I probably mentioned it already, but I graduated in Marketing/Communication and have always worked with Advertising. |I have nothing to do with medicine or doctors. And yet, yesterday I was at a medical conference at the Karolinska Institut presenting a project I did this semester. I could never imagine that. And we did great. Let me tell you about CAT, the Cohort Analysis Tool.
What is all About?
This semester I took a course called Information Visualization. As the name might indicate, it is all about how do we get huge chunks of data and turn them into elegant and beautiful things that will enable users to really understand what is going on. It was a heavy course, with lots to do. But super fun. I even blogged about the first project on it. Anyway, the last project of the course is meant to be big. In the past years, it produced all sorts of visualizations, and lots of those were awarded in the
Anyway, the last project of the course is meant to be big. In the past years, it produced all sorts of visualizations, and lots of those were awarded in the C-Awards, a visualization student competition. This year, Mario Romero, the course responsible, decided to do things a little different. And brought some people with proposals for the students. One of the proposals was from a Research Group at Karolinska Institut, focused on Prostate Cancer Treatment.
This Research Team, a joint group of KI and Johnson&Johnson/Jensen researchers, managed to gather one of the best databases on prostate cancer in the whole world. By best I mean bigger and more complete, with something around 400.000 entries from men all over Sweden. Yes, this big.
The issue the researchers have is that such a massive database can be quite hard to visualize. The common thing to do is use Excel or specific Statistical Analysis programs. And if you ever used Excel you understand that it is simply not practical to try to understand this big data with the available tools. So here was our task: create something that will help doctors understand the data and have insights.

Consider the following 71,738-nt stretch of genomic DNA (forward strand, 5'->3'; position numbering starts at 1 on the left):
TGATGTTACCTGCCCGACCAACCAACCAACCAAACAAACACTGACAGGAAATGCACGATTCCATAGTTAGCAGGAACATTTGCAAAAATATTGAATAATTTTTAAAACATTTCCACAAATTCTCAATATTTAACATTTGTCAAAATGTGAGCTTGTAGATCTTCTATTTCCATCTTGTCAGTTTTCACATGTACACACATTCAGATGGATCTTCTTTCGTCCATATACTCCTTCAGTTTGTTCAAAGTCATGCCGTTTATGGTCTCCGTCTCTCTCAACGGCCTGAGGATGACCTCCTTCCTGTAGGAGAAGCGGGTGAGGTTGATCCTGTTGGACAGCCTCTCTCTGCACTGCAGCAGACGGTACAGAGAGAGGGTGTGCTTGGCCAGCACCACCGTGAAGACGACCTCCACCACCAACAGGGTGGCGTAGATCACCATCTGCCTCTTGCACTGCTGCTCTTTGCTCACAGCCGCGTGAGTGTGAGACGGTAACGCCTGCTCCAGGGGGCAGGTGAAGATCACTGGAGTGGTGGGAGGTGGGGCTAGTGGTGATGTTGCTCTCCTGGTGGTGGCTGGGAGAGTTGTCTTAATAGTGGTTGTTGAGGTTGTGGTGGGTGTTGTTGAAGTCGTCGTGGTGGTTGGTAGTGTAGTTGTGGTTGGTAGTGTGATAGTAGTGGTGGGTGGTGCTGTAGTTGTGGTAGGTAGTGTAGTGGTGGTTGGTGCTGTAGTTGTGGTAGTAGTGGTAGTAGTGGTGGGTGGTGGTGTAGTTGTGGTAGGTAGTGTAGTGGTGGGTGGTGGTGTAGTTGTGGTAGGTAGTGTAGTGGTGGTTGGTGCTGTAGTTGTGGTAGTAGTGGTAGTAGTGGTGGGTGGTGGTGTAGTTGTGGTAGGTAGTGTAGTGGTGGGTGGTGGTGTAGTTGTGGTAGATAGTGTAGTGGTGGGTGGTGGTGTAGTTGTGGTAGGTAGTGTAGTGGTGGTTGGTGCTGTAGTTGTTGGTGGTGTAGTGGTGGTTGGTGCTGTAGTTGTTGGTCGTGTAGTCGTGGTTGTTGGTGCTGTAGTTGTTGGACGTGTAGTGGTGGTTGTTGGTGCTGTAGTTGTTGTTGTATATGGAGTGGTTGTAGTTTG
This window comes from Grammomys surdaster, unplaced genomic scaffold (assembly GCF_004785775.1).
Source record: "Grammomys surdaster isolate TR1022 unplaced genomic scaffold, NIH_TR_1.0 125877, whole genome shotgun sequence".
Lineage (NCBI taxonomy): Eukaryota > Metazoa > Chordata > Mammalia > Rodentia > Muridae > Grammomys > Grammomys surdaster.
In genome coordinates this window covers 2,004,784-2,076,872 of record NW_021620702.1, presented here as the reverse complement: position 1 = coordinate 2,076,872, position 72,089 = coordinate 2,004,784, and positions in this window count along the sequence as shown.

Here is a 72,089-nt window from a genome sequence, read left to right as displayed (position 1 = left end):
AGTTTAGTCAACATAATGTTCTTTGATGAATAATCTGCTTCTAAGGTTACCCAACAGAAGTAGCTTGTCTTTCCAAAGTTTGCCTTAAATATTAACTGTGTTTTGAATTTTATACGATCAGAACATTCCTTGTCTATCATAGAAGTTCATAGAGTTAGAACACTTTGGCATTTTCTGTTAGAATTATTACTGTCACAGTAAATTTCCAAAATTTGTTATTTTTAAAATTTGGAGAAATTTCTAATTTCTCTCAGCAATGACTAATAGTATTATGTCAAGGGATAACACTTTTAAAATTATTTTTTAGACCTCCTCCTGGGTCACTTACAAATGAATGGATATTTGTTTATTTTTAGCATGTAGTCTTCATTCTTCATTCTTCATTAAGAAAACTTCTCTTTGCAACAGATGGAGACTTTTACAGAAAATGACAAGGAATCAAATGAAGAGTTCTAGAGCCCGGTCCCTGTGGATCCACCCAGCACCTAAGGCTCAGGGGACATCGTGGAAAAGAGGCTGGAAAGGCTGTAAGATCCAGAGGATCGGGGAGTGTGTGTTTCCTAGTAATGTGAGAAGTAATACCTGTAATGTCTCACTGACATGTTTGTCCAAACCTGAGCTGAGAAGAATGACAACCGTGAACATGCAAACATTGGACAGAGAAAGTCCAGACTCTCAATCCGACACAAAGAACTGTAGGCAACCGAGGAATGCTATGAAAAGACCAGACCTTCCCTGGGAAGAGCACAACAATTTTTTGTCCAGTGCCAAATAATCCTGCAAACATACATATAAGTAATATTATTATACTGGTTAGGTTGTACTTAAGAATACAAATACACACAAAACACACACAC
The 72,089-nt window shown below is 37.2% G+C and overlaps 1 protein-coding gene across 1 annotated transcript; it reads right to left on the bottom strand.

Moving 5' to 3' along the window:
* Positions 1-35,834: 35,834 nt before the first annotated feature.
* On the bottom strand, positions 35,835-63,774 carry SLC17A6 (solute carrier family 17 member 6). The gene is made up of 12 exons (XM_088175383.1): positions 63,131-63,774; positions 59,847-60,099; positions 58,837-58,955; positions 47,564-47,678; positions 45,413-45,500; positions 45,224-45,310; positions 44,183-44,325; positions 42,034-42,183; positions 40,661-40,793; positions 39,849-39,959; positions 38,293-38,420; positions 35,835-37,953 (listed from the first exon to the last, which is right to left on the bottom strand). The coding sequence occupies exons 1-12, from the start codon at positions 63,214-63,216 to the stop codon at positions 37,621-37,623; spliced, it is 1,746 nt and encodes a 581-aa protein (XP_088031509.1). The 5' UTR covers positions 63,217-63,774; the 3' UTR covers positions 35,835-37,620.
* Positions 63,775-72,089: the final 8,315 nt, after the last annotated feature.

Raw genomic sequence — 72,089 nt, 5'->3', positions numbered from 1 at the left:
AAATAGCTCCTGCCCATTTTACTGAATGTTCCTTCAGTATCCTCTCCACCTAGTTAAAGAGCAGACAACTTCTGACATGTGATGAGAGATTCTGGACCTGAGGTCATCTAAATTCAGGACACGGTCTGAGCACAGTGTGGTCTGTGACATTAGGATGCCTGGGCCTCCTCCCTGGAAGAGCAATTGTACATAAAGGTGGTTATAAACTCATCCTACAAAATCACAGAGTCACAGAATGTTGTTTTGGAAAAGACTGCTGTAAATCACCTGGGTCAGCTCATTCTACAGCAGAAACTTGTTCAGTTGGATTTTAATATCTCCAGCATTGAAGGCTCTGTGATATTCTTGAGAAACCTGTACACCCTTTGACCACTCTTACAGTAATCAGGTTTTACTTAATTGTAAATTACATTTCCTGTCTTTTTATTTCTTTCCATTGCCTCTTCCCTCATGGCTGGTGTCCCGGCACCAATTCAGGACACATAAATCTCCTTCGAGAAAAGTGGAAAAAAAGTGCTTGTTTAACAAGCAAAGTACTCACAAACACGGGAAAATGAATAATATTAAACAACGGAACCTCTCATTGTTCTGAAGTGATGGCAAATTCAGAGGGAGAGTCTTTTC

As we heard about the proposal, I was sure I wanted to work with it. For me, it was a chance to work with something that really matters. If we managed to do a good job, it could impact real people. And also, it is a deadly disease and Sweden is a country with high rates of prostate cancer. Finally, as a man, it impacts me directly. As one of the doctors involved in the project mention: if you live long enough, you will certainly develop prostate cancer.
Yesterday at Karolinska
As a final stage, the groups that worked with the Prostate Cancer Research (in the end, 3 groups used this dataset) presented their work at a conference yesterday. It was an event called Advanced Real World Data Analysis Collaboration, hosted by the Karolinska Institut and Janssen, and as you can imagine, it was basically a room full of high-end doctors, hospital managers, and researchers. Not an easy crowd, I can say. They have been studying this for years, and we all worked only a couple of weeks. Anyway, we can say the projects blew their minds. The feedback we received was super impressive, going from “game changer” to “where can I buy this?”. And even some hints of possible extensions in this project, turning the prototypes we developed in real software. In other words, it couldn’t be better.
What did I get from it?
I am really proud of what my team has accomplished. In 6 weeks full of brainstorm sessions, user interviews, sketches, and discussions, we developed a neat tool that was able to give real insights to real doctors. And I hope I have the opportunity of more interdisciplinary work, to get together with researchers and other Institutions. I have to say, this was amazing.It was a tough course, with lots to do. But we handle it really well and all I can say is that my group was amazing 🙂
It was a tough course, with lots to do. But we handle it really well and all I can say is that my group was amazing 🙂
Here are a couple of pics from yesterday. I hope you like it 🙂